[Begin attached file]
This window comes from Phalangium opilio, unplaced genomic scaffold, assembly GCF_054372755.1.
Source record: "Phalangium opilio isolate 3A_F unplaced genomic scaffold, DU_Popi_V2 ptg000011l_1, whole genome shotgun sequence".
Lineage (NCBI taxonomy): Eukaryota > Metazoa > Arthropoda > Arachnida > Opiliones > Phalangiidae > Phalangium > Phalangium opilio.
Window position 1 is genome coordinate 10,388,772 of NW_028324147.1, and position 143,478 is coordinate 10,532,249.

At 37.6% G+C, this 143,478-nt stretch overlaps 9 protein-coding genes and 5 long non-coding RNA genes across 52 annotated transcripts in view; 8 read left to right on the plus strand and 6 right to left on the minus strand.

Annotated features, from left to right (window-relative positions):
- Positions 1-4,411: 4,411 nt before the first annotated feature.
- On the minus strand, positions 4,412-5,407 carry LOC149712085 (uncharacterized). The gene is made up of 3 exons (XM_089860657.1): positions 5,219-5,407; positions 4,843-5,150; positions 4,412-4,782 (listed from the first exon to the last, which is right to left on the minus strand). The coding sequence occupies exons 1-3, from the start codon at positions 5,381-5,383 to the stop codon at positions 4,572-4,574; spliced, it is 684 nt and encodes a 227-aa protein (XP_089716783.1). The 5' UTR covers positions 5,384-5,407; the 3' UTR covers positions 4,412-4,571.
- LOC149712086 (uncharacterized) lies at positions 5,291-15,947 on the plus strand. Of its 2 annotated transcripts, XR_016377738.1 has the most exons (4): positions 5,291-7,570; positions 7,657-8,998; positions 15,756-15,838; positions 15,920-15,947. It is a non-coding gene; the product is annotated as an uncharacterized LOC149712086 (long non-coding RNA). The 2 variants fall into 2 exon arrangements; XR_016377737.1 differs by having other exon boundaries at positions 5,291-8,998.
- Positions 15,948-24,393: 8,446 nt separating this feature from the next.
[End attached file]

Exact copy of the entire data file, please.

This window comes from Phalangium opilio, unplaced genomic scaffold, assembly GCF_054372755.1.
Source record: "Phalangium opilio isolate 3A_F unplaced genomic scaffold, DU_Popi_V2 ptg000011l_1, whole genome shotgun sequence".
Lineage (NCBI taxonomy): Eukaryota > Metazoa > Arthropoda > Arachnida > Opiliones > Phalangiidae > Phalangium > Phalangium opilio.
Window position 1 is genome coordinate 10,388,772 of NW_028324147.1, and position 143,478 is coordinate 10,532,249.

At 37.6% G+C, this 143,478-nt stretch overlaps 9 protein-coding genes and 5 long non-coding RNA genes across 52 annotated transcripts in view; 8 read left to right on the plus strand and 6 right to left on the minus strand.

Annotated features, from left to right (window-relative positions):
- Positions 1-4,411: 4,411 nt before the first annotated feature.
- On the minus strand, positions 4,412-5,407 carry LOC149712085 (uncharacterized). The gene is made up of 3 exons (XM_089860657.1): positions 5,219-5,407; positions 4,843-5,150; positions 4,412-4,782 (listed from the first exon to the last, which is right to left on the minus strand). The coding sequence occupies exons 1-3, from the start codon at positions 5,381-5,383 to the stop codon at positions 4,572-4,574; spliced, it is 684 nt and encodes a 227-aa protein (XP_089716783.1). The 5' UTR covers positions 5,384-5,407; the 3' UTR covers positions 4,412-4,571.
- LOC149712086 (uncharacterized) lies at positions 5,291-15,947 on the plus strand. Of its 2 annotated transcripts, XR_016377738.1 has the most exons (4): positions 5,291-7,570; positions 7,657-8,998; positions 15,756-15,838; positions 15,920-15,947. It is a non-coding gene; the product is annotated as an uncharacterized LOC149712086 (long non-coding RNA). The 2 variants fall into 2 exon arrangements; XR_016377737.1 differs by having other exon boundaries at positions 5,291-8,998.
- Positions 15,948-24,393: 8,446 nt separating this feature from the next.